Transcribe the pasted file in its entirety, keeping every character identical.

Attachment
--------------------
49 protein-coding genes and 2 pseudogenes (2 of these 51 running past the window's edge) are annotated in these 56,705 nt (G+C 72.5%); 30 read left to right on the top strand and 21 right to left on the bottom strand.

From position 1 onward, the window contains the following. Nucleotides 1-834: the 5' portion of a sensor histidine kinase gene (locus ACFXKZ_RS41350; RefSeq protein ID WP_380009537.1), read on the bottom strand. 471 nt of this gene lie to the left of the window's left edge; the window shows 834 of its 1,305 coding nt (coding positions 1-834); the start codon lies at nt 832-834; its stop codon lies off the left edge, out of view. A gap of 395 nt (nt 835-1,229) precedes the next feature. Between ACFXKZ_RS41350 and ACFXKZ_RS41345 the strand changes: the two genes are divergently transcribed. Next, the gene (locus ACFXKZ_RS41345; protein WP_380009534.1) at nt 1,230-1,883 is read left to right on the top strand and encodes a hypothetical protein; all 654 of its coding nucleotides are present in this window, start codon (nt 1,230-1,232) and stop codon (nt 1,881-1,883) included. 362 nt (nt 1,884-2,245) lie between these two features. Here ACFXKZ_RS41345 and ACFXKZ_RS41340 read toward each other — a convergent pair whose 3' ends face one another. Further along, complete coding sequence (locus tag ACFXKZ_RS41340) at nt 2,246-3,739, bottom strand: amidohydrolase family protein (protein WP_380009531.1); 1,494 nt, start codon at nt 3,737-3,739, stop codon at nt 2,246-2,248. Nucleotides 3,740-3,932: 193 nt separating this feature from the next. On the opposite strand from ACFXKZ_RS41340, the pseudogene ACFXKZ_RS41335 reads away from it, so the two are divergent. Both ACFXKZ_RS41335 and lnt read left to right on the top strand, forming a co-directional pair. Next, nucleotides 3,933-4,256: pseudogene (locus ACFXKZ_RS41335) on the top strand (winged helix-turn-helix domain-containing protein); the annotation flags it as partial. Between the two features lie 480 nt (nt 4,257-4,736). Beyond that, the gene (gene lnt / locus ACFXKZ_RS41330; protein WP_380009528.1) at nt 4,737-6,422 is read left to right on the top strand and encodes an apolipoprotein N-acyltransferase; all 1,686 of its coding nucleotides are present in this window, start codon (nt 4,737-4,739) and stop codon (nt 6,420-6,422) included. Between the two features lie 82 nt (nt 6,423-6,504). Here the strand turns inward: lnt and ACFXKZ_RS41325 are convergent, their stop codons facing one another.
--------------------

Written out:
49 protein-coding genes and 2 pseudogenes (2 of these 51 running past the window's edge) are annotated in these 56,705 nt (G+C 72.5%); 30 read left to right on the top strand and 21 right to left on the bottom strand.

From position 1 onward, the window contains the following. Nucleotides 1-834: the 5' portion of a sensor histidine kinase gene (locus ACFXKZ_RS41350; RefSeq protein ID WP_380009537.1), read on the bottom strand. 471 nt of this gene lie to the left of the window's left edge; the window shows 834 of its 1,305 coding nt (coding positions 1-834); the start codon lies at nt 832-834; its stop codon lies off the left edge, out of view. A gap of 395 nt (nt 835-1,229) precedes the next feature. Between ACFXKZ_RS41350 and ACFXKZ_RS41345 the strand changes: the two genes are divergently transcribed. Next, the gene (locus ACFXKZ_RS41345; protein WP_380009534.1) at nt 1,230-1,883 is read left to right on the top strand and encodes a hypothetical protein; all 654 of its coding nucleotides are present in this window, start codon (nt 1,230-1,232) and stop codon (nt 1,881-1,883) included. 362 nt (nt 1,884-2,245) lie between these two features. Here ACFXKZ_RS41345 and ACFXKZ_RS41340 read toward each other — a convergent pair whose 3' ends face one another. Further along, complete coding sequence (locus tag ACFXKZ_RS41340) at nt 2,246-3,739, bottom strand: amidohydrolase family protein (protein WP_380009531.1); 1,494 nt, start codon at nt 3,737-3,739, stop codon at nt 2,246-2,248. Nucleotides 3,740-3,932: 193 nt separating this feature from the next. On the opposite strand from ACFXKZ_RS41340, the pseudogene ACFXKZ_RS41335 reads away from it, so the two are divergent. Both ACFXKZ_RS41335 and lnt read left to right on the top strand, forming a co-directional pair. Next, nucleotides 3,933-4,256: pseudogene (locus ACFXKZ_RS41335) on the top strand (winged helix-turn-helix domain-containing protein); the annotation flags it as partial. Between the two features lie 480 nt (nt 4,257-4,736). Beyond that, the gene (gene lnt / locus ACFXKZ_RS41330; protein WP_380009528.1) at nt 4,737-6,422 is read left to right on the top strand and encodes an apolipoprotein N-acyltransferase; all 1,686 of its coding nucleotides are present in this window, start codon (nt 4,737-4,739) and stop codon (nt 6,420-6,422) included. Between the two features lie 82 nt (nt 6,423-6,504). Here the strand turns inward: lnt and ACFXKZ_RS41325 are convergent, their stop codons facing one another.